"and you will know today and 'return' (such knowledge) to your heart that the Name is the God in the Heavens above and Earth below; there is no other".

That is what the Torah says. For sure that "believing" in the sense of not knowing but just subscribing to a certain faith for no measurable reason is not what the Torah "commands" us to do.
However, it is what I at the moment do. I too am an agnostic and practicing Jew (to a certain degree; for example I keep Shabbat). I wished I could tell you why. However I can't. And I think we are ALL agnostic.
But I have no doubt of one thing; the Torah does not leave the "emuna" issue to be just "faith" or "blind faith" as it is often translated to English. Emuna in Hebrew comes from the same root as "neeman" or "loyal". But on a deeper sense, it derives from the above verse I quoted. According to Halacha we must know God's existence 100%. Reply

Bartley Kulp Haifa April 17, 2013

Actually it is not a contradiction to be a loyal Torah believing Jew and an agnostic. All it means to be an agnostic is that one does not subscribe to the value of science to be able to prove or disprove a diety. I do not see how this would contradict Torah. We are believers, not knowers. Reply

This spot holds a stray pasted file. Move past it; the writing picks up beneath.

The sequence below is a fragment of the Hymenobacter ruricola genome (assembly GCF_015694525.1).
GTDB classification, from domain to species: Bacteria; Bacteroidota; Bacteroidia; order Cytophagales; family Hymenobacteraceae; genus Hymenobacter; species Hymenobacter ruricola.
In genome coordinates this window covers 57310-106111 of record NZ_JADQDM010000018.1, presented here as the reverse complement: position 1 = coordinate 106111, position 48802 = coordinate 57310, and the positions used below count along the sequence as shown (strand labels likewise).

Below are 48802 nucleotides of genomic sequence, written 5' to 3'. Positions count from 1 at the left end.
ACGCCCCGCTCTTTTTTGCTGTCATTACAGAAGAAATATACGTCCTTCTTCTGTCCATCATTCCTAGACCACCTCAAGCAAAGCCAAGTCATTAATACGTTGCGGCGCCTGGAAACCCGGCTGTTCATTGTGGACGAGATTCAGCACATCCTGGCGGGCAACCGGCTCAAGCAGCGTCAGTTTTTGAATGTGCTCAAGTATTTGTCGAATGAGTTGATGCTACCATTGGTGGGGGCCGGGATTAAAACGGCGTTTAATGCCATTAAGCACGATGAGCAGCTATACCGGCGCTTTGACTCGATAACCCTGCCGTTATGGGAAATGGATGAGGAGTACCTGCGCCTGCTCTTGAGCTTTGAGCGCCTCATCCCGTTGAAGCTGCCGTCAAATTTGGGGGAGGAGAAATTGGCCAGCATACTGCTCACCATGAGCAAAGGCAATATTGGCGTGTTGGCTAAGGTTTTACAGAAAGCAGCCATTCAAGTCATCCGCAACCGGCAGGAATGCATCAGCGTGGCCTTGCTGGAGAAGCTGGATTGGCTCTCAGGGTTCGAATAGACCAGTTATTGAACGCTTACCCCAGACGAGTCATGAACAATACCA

Max Raoy Gron Elizabeth Grove, SA Australia April 13, 2012

An agnostic's a man or woman of science, a person who uses logical assertions scientifically about the Universe and looks deeper into the subject, in defence of a claim that s/he doesn't believe in a religion: which is the root of agnosticism. It's an intellectual philosophy that analyses physical matter in a world where lots of people are religious, though the agnostic finds them unknowable and unprovable they're an intelligent bunch, for the agnostic knows something, and that something is physics and cosmology. With understanding of a universe but not the origin of it, of the world but no knowledge of the supernatural, against following a religion but on the sides of two parties: the atheists and the theists. And a style of living involving reverence at the expense of secularisation, respecting the gods but not believing in them. Reply

Levi Tribesman Boston, MA USA March 21, 2012

"Saying you can't believe in something or someone you dont see is incorrect."
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It's not "incorrect". It's what he believes.
You believe in God, which is neither correct or incorrect. It's what you believe.
God exists within our beliefs. Or not.
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"...do you open up the hood of your car every morning..."
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This is a twisted parable.